Second, this is one of the first comic books where Lois Lane and Lana Lang are on friendly terms. They’ve been rivals for decades, often to cringeworthy degrees, Superman’s old flame versus his new one. Writers in the Silver Age really leaned into their rivalry and often had them at each other’s throats, literally so on several occasions. This continued when Lana returned in the Bronze Age; in one issue, they got into a fight at work and Lana dunked Lois’s head in a punch bowl. Throughout the Modern Age, Lana became kind of a sad character who was obsessed with Clark and grated on Lois, and in the New 52 era the women haven’t exactly been pals.

But Lois knows that Lana helped Clark with his powers, and that she needs help to learn how to control hers. She also knows that Lana is smart and a good person, and that her advice and input would be invaluable. So she proposes that they work together and after some reluctance, Lana gets on board. They’re not friends, exactly, but they’re friend adjacent, which is a lovely change of pace. Plus the banter is so much fun.

Third, this relationship comes with the exciting twist of Lana having superpowers too! Her energy powers resemble the 1990s Red Superman era, and she and Lois team up to stop Lex Luthor’s mega-warship from taking out a bridge. So Lana’s not just an advisor and trainer; they have a super-team up! I was so on board for that. Two formal rivals that have been so often mistreated in comics teaming up to be super friends? Yes, please!

Then they killed Lois. Or so the last page suggests. It’s a busy page, so it’s hard to tell exactly what happens. Maybe whatever mystery villain the duo is battling turns Lois into stone or some such, or perhaps Lois just burns out in a manner that may have been exacerbated by Lana using her powers. Whatever the case, Lois appears to be dead and the tease for the next issue is “Who Killed Superwoman?”

If Lois is really dead, then I’m out and this book can go right to hell. I’m so sick of dead Loises. The entire 21st century history  of Superman comics is dead Loises, in various forms. Lois is why I showed up for this book. I love Lana, but I’m not going to read a Lana book that comes at the expense of Lois. It doesn’t help that I was reluctant to get this book in the first place because serial sexual harasser Eddie Berganza is editing it. Between that and killing off Lois, I’ll drop this book and never look back if the final page reveal holds.

However, this is superhero comics. Fake out death cliffhangers are the genre’s stock in trade. If this is a momentary thing that’s reversed and the book continues to be Lois and Lana: Super Friends, then I’m all about it. This was a very enjoyable opening issue, and I’m excited to read more if Lois stays in the picture.

I’m not sure how to read the tea leaves on this one. This book is called Superwoman, singular, so that hints that Lana might replace Lois since there can only be one. And there’s already another Lois Lane in the universe, a transplant from the pre-New 52 days, so the Superman offices might have considered their leftover New 52 Lois to be redundant. On the other hand, I know that Phil Jimenez loves Lois, and I’m hoping he’s going to stick with the character. Lois is on upcoming covers, too, though I’ve been fooled by that trick before. I’m also hoping that DC is smart enough not to tease us with a Lois book just to kill her off. They can’t be that dumb, right?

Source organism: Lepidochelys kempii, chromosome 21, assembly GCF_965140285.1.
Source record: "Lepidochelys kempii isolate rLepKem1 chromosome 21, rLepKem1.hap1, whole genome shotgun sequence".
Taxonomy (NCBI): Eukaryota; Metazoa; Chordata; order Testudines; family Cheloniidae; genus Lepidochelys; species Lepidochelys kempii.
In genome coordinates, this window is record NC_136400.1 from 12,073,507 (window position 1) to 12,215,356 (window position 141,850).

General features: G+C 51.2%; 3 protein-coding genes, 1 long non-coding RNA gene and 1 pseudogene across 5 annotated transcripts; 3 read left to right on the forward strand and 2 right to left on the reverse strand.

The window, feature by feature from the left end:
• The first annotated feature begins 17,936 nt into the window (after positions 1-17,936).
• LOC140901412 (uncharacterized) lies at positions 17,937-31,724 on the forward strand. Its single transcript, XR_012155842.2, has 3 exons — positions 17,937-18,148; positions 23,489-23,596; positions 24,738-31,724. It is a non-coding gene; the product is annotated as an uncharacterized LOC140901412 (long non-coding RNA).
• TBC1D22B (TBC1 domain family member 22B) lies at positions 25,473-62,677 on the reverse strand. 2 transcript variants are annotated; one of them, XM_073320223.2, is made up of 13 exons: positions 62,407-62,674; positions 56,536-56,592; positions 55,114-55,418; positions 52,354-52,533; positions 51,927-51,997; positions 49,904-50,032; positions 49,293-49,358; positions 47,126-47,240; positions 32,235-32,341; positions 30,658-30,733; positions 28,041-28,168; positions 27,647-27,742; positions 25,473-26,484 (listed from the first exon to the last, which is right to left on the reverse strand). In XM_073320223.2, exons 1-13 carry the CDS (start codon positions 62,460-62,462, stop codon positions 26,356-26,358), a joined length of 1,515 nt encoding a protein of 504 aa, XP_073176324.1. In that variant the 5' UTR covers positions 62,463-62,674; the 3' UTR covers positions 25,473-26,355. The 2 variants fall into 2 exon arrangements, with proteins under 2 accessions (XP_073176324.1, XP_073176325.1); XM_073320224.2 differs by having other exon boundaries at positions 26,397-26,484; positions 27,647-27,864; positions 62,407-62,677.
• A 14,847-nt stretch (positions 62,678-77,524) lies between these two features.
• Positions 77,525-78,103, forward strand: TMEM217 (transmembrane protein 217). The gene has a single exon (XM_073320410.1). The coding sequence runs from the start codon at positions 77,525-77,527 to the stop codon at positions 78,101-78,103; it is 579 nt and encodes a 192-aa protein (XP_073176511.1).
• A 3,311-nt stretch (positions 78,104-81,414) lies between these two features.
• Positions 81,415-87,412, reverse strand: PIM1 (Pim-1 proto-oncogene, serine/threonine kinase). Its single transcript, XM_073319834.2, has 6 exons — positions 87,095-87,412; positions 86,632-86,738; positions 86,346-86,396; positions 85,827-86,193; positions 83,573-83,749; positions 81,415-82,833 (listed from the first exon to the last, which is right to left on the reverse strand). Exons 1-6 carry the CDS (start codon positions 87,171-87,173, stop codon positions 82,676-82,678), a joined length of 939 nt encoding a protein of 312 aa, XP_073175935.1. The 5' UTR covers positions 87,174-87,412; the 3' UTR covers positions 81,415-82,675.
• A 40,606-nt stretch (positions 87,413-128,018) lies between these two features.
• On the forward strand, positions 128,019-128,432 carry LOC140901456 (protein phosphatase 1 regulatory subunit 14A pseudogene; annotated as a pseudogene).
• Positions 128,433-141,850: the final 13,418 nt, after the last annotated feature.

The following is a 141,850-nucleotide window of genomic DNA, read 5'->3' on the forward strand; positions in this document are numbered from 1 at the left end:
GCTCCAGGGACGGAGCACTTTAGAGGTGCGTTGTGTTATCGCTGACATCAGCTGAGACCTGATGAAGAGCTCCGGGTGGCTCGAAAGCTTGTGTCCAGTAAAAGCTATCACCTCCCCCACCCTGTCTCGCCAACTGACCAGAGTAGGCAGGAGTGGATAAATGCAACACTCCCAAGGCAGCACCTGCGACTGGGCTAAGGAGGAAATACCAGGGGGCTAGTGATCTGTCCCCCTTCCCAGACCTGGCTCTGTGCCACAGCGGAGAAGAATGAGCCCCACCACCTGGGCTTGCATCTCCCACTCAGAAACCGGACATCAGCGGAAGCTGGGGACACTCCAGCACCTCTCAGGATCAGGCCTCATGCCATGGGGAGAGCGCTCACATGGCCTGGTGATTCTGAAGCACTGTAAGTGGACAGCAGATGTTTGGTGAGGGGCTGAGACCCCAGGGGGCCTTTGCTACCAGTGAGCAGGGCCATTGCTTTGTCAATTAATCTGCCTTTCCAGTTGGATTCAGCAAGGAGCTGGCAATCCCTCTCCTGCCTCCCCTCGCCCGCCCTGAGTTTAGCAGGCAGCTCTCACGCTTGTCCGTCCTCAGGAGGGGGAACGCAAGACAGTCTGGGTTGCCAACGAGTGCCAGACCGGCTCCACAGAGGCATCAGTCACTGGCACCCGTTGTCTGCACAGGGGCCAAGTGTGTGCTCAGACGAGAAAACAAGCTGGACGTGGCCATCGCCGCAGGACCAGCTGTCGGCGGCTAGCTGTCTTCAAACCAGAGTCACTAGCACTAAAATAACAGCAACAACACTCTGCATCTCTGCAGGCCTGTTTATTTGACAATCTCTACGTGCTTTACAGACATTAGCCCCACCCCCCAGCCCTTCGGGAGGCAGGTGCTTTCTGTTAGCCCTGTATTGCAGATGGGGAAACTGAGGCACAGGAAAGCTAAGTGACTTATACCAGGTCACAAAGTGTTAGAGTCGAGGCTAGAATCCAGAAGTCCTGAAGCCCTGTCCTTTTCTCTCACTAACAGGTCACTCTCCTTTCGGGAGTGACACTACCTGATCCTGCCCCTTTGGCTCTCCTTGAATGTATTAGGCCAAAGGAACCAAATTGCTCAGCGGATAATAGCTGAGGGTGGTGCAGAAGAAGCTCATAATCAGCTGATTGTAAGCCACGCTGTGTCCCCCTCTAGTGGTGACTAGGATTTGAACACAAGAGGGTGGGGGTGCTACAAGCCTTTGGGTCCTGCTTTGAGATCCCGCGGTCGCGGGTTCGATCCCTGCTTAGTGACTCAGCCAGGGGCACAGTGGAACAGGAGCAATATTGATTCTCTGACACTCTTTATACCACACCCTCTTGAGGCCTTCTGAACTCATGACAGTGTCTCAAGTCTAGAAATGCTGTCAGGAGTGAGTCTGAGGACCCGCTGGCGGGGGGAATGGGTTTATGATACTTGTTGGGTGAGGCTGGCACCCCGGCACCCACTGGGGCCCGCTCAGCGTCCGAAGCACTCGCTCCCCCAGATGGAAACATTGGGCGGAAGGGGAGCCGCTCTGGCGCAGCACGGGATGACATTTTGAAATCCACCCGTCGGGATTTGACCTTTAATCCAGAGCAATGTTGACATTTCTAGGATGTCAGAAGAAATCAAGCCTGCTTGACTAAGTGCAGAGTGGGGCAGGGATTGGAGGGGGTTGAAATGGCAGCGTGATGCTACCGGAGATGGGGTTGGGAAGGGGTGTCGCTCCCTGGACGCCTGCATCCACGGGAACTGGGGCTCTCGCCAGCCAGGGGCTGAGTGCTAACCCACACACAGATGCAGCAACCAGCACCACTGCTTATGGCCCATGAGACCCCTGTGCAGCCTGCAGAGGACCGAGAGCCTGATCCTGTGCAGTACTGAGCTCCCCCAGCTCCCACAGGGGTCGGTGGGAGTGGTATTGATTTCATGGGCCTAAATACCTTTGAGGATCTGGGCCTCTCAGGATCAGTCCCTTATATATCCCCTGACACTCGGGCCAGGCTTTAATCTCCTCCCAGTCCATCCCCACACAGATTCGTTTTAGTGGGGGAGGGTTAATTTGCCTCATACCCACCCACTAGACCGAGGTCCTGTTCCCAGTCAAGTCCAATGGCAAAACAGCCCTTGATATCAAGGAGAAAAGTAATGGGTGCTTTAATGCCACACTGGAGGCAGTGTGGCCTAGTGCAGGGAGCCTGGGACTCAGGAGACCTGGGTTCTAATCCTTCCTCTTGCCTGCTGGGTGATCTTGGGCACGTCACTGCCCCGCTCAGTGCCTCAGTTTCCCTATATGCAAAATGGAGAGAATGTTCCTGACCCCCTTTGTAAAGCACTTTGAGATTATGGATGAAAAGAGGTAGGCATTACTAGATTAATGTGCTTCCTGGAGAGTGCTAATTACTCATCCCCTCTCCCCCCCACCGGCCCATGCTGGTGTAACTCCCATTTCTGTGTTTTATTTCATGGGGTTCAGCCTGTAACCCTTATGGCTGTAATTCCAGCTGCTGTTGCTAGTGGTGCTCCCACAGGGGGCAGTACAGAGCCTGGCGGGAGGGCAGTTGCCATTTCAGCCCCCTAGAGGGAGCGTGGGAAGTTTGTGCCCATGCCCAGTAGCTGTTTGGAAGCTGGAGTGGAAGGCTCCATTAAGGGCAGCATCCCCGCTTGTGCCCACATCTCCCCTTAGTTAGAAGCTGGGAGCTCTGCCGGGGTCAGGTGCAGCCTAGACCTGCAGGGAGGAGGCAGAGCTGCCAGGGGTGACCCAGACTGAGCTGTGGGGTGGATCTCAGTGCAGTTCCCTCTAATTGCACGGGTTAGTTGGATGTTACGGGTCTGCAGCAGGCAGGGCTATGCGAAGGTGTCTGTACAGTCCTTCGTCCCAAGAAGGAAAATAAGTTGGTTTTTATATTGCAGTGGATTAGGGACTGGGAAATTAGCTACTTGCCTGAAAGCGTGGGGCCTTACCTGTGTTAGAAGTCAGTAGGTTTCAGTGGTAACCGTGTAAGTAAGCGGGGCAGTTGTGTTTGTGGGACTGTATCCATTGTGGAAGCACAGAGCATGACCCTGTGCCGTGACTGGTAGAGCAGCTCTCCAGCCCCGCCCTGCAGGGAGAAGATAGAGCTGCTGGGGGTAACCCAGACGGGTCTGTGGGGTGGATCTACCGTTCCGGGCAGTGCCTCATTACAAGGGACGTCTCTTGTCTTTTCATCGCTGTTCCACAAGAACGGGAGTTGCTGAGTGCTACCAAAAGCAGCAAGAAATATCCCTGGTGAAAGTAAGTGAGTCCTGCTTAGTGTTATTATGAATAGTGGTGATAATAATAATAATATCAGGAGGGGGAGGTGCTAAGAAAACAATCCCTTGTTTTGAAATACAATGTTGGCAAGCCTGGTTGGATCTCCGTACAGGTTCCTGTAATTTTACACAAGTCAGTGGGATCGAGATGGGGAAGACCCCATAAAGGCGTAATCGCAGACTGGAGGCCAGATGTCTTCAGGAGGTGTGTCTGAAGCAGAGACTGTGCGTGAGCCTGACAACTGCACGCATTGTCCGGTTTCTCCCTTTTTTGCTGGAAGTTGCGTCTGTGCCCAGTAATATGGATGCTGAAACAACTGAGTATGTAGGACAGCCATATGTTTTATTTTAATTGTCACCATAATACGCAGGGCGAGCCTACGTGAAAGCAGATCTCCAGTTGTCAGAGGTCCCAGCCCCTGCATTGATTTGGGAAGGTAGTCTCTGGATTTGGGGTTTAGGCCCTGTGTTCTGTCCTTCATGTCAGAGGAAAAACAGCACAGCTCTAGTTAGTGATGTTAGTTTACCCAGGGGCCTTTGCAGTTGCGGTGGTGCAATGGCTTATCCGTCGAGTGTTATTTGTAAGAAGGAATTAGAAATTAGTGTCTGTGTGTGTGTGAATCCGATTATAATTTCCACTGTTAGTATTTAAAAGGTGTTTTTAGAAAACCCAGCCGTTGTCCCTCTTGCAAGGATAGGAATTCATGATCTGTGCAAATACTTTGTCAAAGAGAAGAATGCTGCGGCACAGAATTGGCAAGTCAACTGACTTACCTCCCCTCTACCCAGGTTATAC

So, Superwoman may be the start of an exciting new series, or it may be a straight up pile of garbage! Time will tell. I’m really hoping that Lois is alive, because this was such a fun first issue and I am so down for more Lois and Lana fun. Phil Jimenez did a great job with the writing and the art, particularly with the excellent new costumes, and I’d love to see this new partnership explored for many issues to come. But if Lois is gone, I’m gone. We’ll see how things shake out.

Remembering Noel Neill, The First Live Action Lois Lane

July 5, 2016

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Noel Neill passed away last Sunday at the age of 95, having lived a long and fascinating life. She wore a number of hats during her time in show business; she was a model, a singer, and an actress in both film and television, but she was best known as Lois Lane. Neill was the first live action Lois, playing the character alongside Kirk Alyn’s Man of Steel in the 1948 serial film Superman and reprising the role in its 1950 sequel, Atom Man vs. Superman. After Phyllis Coates left the Adventures of Superman television series after one season in 1952, the producers immediately reached out to the original Lois, and Neill played Lois next to George Reeves’ Superman for the next five seasons of the program until it ended in 1958.

Neill was Lois Lane during the bulk of the run of the Adventures of Superman, making her the person that an entire generation of fans associated with the character. The show was a hit in its initial run, and remained popular in syndication for a long time as well. Until Margot Kidder took over the role in Superman: The Movie in 1978, Noel Neill WAS Lois Lane.

Neill’s Lois was pleasant and kind-hearted, a stark contrast to the no nonsense brashness that Coates and later Kidder imbued in the character. Neill brought a warmth and friendliness to the role, which fit the part; the program was aimed primarily at children from its second season on, and Neill’s Lois was a good match for its fun, sometimes silly tone. She often found herself in goofy adventures alongside Jimmy Olsen, caught up in a zany plan that required Superman to come save them.